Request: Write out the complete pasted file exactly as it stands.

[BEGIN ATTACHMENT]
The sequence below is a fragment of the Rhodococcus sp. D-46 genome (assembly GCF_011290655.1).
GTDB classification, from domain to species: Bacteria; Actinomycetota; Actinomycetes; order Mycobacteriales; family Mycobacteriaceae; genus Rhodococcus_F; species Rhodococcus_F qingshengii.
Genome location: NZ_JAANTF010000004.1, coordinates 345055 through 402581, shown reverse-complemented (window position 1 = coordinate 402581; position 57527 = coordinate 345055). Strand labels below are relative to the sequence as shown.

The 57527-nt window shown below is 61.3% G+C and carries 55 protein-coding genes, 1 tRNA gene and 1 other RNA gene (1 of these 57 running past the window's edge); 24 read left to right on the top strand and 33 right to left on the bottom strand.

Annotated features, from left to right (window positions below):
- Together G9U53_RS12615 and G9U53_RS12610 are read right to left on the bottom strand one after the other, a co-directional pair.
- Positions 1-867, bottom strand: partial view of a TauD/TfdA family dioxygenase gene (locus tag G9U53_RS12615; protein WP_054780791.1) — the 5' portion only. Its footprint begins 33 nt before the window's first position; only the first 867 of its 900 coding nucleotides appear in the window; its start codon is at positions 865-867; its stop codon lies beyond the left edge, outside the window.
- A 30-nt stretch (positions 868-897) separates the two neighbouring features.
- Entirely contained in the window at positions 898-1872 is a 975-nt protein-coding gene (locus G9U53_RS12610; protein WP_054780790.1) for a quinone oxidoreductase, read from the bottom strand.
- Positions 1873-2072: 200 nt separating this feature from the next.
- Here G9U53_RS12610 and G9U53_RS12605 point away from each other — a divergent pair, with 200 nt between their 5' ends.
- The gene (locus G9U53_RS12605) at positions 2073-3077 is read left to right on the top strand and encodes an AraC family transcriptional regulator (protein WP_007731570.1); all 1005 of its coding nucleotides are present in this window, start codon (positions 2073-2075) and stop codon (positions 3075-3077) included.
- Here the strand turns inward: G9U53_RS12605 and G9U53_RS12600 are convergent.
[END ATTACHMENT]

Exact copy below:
The sequence below is a fragment of the Rhodococcus sp. D-46 genome (assembly GCF_011290655.1).
GTDB classification, from domain to species: Bacteria; Actinomycetota; Actinomycetes; order Mycobacteriales; family Mycobacteriaceae; genus Rhodococcus_F; species Rhodococcus_F qingshengii.
Genome location: NZ_JAANTF010000004.1, coordinates 345055 through 402581, shown reverse-complemented (window position 1 = coordinate 402581; position 57527 = coordinate 345055). Strand labels below are relative to the sequence as shown.

The 57527-nt window shown below is 61.3% G+C and carries 55 protein-coding genes, 1 tRNA gene and 1 other RNA gene (1 of these 57 running past the window's edge); 24 read left to right on the top strand and 33 right to left on the bottom strand.

Annotated features, from left to right (window positions below):
- Together G9U53_RS12615 and G9U53_RS12610 are read right to left on the bottom strand one after the other, a co-directional pair.
- Positions 1-867, bottom strand: partial view of a TauD/TfdA family dioxygenase gene (locus tag G9U53_RS12615; protein WP_054780791.1) — the 5' portion only. Its footprint begins 33 nt before the window's first position; only the first 867 of its 900 coding nucleotides appear in the window; its start codon is at positions 865-867; its stop codon lies beyond the left edge, outside the window.
- A 30-nt stretch (positions 868-897) separates the two neighbouring features.
- Entirely contained in the window at positions 898-1872 is a 975-nt protein-coding gene (locus G9U53_RS12610; protein WP_054780790.1) for a quinone oxidoreductase, read from the bottom strand.
- Positions 1873-2072: 200 nt separating this feature from the next.
- Here G9U53_RS12610 and G9U53_RS12605 point away from each other — a divergent pair, with 200 nt between their 5' ends.
- The gene (locus G9U53_RS12605) at positions 2073-3077 is read left to right on the top strand and encodes an AraC family transcriptional regulator (protein WP_007731570.1); all 1005 of its coding nucleotides are present in this window, start codon (positions 2073-2075) and stop codon (positions 3075-3077) included.
- Here the strand turns inward: G9U53_RS12605 and G9U53_RS12600 are convergent.